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A Matter of Life and Death

In three words I can sum up everything I’ve learned about life: it goes on.” ― Robert Frost

To live is the rarest thing in the world. Most people exist, that is all.” ― Oscar Wilde

I may not have gone where I intended to go, but I think I have ended up where I needed to be.” ― Douglas Adams, The Long Dark Tea-Time of the Soul

A Necessary Reminder
When we take a look at some of the things life has to offer, the conclusion concerning the matter of our choices and decisions comes to light. What more can one do in the ring with right and wrong, good and bad, success and failure, opportunities and misfortunes, joy and sadness, prosperity and poverty, and wisdom and foolishness, just to name a few? All this and more centres around one thing: Management.

Management of time. Management of responsibilities. Management of knowledge. Whether or not these things happen is not the question, but rather what we do with the hand that has been dealt. I love what someone said: There are three kinds of people in this world, those who watch what happens, those who make things happen, and those who wonder, “what happened?”

There is one overlooked factor of life that must be frequently made conscious of, that is the rival: Death. A comment from Bible.org puts it this way:

Death is one of those subjects we don’t like to discuss. That’s why it’s a subject of so many euphemisms. Instead of using the word dead, we say, “passed away,” “returned home,” “gone to a better place,” “sleeping in Jesus,” or “went to be with the Lord.” At least we use those terms around the church and the funeral home. In less guarded moments, we speak of “taking a dirt nap,” “kicking the bucket,” “buying the farm,” “cashing in the chips,” “biting the dust,” or the ever-popular “croaked.” Whether we lean to the reverent right or the flippant left, we shy away from speaking directly of the ultimate enemy

A Harsh Shove
Solomon attempted to analyze death in light of God’s role with humankind, and the impact it has in our lives, especially as it pertains to the difference between existing and living. Some of the things he noted are:

Death is certain. As uncomfortable as it may be to mention or talk about, the reality is its inevitability. A very chilling thought indeed! Solomon saw that there is no one exempt from it, regardless of financial status, social influence, vocational position or anything else, one thing was true of anyone and everyone: one day there will be a complete biological shutdown (is that not a neat euphemism)?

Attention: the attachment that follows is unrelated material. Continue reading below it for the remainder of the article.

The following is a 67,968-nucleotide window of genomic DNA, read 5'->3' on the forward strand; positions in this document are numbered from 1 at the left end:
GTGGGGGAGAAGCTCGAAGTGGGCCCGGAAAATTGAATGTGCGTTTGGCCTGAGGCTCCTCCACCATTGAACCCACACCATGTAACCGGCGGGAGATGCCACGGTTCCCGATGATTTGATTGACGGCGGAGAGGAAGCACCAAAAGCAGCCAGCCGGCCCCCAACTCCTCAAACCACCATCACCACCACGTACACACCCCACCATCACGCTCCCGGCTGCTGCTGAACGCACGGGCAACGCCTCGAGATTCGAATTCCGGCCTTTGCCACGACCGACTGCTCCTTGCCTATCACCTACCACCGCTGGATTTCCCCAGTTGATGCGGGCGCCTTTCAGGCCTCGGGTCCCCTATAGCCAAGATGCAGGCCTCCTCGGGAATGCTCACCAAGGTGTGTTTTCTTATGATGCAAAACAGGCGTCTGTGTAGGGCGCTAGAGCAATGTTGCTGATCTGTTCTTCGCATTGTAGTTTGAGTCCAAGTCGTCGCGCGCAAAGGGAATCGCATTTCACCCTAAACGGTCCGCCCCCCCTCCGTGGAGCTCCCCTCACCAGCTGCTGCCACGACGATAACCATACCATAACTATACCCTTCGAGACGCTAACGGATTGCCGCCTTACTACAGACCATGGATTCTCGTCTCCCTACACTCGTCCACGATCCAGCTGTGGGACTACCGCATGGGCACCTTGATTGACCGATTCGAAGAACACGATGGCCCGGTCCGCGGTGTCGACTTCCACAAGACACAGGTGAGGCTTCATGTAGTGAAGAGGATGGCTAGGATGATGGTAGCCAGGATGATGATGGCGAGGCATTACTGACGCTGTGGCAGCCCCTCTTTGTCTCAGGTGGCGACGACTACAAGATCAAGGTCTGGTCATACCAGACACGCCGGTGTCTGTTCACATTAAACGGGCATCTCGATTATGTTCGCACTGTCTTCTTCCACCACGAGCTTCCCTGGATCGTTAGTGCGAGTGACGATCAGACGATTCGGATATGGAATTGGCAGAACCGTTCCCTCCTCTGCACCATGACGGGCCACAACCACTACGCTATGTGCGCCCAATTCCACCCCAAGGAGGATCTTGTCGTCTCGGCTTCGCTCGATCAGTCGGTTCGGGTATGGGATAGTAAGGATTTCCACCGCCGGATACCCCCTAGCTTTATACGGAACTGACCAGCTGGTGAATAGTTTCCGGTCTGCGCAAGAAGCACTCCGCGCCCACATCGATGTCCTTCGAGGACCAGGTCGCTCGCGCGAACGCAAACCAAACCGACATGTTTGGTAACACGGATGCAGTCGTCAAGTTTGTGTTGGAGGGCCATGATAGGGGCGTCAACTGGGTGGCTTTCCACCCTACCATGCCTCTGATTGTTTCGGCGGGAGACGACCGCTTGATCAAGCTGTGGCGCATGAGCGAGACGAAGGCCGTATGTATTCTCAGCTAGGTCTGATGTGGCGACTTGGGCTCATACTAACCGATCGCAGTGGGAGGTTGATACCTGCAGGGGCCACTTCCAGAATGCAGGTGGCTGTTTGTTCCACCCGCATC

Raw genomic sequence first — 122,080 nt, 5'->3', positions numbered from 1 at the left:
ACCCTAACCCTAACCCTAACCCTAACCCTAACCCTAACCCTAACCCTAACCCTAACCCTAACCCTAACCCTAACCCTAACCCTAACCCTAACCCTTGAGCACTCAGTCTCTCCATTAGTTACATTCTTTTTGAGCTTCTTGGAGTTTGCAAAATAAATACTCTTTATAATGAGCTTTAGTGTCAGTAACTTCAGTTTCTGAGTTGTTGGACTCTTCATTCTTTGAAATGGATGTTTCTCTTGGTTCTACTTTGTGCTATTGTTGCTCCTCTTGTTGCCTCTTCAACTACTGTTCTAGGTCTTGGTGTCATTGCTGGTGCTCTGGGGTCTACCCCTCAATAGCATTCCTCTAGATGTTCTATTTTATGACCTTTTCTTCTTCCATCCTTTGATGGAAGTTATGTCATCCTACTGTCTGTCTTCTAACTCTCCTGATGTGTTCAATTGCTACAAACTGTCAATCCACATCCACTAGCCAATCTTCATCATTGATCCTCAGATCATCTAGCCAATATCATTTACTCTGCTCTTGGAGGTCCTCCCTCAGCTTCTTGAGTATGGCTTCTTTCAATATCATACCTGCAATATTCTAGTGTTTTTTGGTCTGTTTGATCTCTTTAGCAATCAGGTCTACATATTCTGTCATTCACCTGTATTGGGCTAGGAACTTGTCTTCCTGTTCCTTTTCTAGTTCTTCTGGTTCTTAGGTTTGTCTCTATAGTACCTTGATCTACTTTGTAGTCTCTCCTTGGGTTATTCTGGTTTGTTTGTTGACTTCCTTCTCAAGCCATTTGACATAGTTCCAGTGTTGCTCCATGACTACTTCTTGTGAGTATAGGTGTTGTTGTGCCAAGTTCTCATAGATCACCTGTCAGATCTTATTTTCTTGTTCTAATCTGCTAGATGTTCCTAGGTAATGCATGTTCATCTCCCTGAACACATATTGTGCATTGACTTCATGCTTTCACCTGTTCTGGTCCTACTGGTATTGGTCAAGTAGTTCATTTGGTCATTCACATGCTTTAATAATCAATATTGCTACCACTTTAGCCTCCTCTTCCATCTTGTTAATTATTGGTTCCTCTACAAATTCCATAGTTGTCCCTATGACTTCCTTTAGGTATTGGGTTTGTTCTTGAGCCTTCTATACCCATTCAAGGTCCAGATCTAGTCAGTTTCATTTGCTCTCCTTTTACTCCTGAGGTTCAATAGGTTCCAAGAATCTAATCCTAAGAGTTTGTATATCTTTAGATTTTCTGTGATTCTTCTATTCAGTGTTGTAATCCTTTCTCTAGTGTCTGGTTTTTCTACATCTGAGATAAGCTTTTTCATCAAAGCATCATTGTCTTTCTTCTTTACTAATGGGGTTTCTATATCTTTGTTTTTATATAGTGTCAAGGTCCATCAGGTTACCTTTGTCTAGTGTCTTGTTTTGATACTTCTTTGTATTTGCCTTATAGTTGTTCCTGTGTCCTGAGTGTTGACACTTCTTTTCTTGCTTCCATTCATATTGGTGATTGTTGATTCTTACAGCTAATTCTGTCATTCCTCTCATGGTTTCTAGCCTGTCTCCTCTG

In Ecclesiastes 9:2-4, Solomon does a lot of comparison between great and small things and creatures in the earth, chiefly focusing on dogs. In his day they were loathed, diseased and filthy animals. His unique selling point: a live dog is better than a dead lion. This illustrates that the living will come to terms with the brutality of death and thus value everything life has to offer, including the seemingly insignificant things.

Life is uncertain. In contrast to the first point and contrary to what most may believe, life is not all buns and roses filled with nothing but guarantees! The human life expectancy is supposed to be 120 years in general (Gen 6:3), but thanks to pollution of all kinds, among other things, that has depleted over the years.

As far as Solomon in Ecclesiastes 9:7-12 is concerned, the finer things in life come down to our function, rather than chasing fleeting pleasures and fading fantasies. One will never know when their time may come, therefore maximizing every day to the best of our abilities includes these 3 factors:

i) Eat and drink with cheerfulness. Life is short, and to grasp as much of it as you can, party away. Enjoy the best of it, filling your heart with laughter, and your mind with memories. While you are at it, eat healthy and workout often.

ii) Enjoy your spouse while you can. The world has done quite a number on the beauty of love expressed within the union of marriage. The truth is it’s enviable, to the extent that one should seek it out and treasure it. Spouses must work through their relationship with the mindset of continual development, and avoid complacency regardless of marriage length.

iii) Get work done. In this department, to give those who have a glass-half-empty outlook regarding the job they don’t like, having to imagine walking in the shoes of those who struggle to find jobs should bring their own circumstance to perspective. Punctuality is a huge indicator of work ethic and must be taken seriously.

Whether meeting deadlines, doing admin, overseeing or managing projects and/or people, doing damage control with clients and customers, and communicating payments, know that these positive and negative experiences are what some can only dream of having.

Love your work, whether you own a business, are an employee, self-employed or an investor. Find something in your work you love and create opportunities to experience it repeatedly. Increase the value of your workplace, so that you can increase your value in it.

Conclusion
I am of the greatest opinion that those who have reached the top their game, serve as role models for the rest of us in various industries. The department in which one works is not important, but the benefit to both the recipient (client/company) and the provider. Death brings a painful reminder that not everyone lives to fight another day. It must be faced with praise to the Lord in both good and bad times (Psalm 34:1) and planning for tomorrow while living for today (Matt 6:34; Proverbs 27:1).

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